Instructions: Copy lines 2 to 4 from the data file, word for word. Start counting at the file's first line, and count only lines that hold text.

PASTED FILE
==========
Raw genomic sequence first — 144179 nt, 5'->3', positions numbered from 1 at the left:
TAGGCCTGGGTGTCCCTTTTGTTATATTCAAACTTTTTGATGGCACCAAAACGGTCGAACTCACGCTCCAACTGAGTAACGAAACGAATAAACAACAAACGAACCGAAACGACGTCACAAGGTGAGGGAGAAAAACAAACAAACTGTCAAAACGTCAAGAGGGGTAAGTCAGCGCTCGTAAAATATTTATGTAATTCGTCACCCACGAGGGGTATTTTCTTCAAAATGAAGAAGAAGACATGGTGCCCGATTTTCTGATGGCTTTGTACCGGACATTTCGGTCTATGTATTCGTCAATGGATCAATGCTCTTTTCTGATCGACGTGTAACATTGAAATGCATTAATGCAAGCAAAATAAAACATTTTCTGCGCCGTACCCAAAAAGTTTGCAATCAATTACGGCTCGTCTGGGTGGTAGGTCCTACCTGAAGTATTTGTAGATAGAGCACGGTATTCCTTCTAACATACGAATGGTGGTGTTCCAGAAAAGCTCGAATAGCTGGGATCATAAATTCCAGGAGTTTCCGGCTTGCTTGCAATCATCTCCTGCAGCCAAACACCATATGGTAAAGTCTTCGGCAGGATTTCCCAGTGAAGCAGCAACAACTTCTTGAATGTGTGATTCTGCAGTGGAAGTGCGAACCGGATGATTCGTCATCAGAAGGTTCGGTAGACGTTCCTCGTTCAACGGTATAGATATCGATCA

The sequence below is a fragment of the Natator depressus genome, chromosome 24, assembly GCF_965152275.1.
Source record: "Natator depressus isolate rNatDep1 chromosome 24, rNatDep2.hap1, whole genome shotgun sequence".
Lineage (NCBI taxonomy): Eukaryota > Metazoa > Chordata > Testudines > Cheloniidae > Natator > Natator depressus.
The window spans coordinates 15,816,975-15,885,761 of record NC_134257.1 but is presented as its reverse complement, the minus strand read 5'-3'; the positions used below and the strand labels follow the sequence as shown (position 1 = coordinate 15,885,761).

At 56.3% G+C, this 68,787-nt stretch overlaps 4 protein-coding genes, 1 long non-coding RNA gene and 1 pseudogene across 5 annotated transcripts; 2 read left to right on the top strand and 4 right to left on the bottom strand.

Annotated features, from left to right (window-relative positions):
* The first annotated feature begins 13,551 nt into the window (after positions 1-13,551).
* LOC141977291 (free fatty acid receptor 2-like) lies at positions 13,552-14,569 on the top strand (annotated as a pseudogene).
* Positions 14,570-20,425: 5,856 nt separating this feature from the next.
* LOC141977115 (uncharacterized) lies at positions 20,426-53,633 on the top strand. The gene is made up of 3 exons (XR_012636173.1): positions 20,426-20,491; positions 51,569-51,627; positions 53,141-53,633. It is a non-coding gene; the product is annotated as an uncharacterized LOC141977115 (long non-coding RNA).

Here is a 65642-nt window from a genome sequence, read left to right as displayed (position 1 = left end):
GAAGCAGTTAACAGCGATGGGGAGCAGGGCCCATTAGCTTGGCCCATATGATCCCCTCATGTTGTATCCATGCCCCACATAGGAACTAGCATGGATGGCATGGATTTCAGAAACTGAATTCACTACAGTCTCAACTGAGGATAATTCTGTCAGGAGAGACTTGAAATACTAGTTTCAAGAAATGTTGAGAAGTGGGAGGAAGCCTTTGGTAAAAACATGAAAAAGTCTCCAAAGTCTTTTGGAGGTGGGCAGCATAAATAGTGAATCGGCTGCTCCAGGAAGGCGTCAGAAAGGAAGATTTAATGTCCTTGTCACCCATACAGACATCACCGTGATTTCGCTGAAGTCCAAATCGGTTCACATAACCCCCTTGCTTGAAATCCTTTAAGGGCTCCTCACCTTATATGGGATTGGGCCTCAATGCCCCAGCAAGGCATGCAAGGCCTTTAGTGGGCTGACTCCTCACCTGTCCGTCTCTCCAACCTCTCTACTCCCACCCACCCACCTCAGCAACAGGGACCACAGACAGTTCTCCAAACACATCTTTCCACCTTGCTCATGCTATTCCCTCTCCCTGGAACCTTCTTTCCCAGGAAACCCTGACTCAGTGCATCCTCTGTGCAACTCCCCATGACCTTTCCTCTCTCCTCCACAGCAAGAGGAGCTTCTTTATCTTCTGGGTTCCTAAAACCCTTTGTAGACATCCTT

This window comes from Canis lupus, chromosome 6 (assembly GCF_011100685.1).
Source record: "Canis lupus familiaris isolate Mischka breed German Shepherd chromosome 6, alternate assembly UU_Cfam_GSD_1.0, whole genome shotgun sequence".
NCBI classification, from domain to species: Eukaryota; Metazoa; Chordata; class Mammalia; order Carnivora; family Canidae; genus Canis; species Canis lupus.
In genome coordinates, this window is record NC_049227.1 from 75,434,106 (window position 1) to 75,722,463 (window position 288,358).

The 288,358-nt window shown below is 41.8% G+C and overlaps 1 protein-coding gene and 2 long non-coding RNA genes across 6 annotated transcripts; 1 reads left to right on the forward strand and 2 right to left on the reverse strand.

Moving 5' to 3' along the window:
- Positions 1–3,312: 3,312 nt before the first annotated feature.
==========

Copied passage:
TAGGCCTGGGTGTCCCTTTTGTTATATTCAAACTTTTTGATGGCACCAAAACGGTCGAACTCACGCTCCAACTGAGTAACGAAACGAATAAACAACAAACGAACCGAAACGACGTCACAAGGTGAGGGAGAAAAACAAACAAACTGTCAAAACGTCAAGAGGGGTAAGTCAGCGCTCGTAAAATATTTATGTAATTCGTCACCCACGAGGGGTATTTTCTTCAAAATGAAGAAGAAGACATGGTGCCCGATTTTCTGATGGCTTTGTACCGGACATTTCGGTCTATGTATTCGTCAATGGATCAATGCTCTTTTCTGATCGACGTGTAACATTGAAATGCATTAATGCAAGCAAAATAAAACATTTTCTGCGCCGTACCCAAAAAGTTTGCAATCAATTACGGCTCGTCTGGGTGGTAGGTCCTACCTGAAGTATTTGTAGATAGAGCACGGTATTCCTTCTAACATACGAATGGTGGTGTTCCAGAAAAGCTCGAATAGCTGGGATCATAAATTCCAGGAGTTTCCGGCTTGCTTGCAATCATCTCCTGCAGCCAAACACCATATGGTAAAGTCTTCGGCAGGATTTCCCAGTGAAGCAGCAACAACTTCTTGAATGTGTGATTCTGCAGTGGAAGTGCGAACCGGATGATTCGTCATCAGAAGGTTCGGTAGACGTTCCTCGTTCAACGGTATAGATATCGATCA

The sequence below is a fragment of the Natator depressus genome, chromosome 24, assembly GCF_965152275.1.
Source record: "Natator depressus isolate rNatDep1 chromosome 24, rNatDep2.hap1, whole genome shotgun sequence".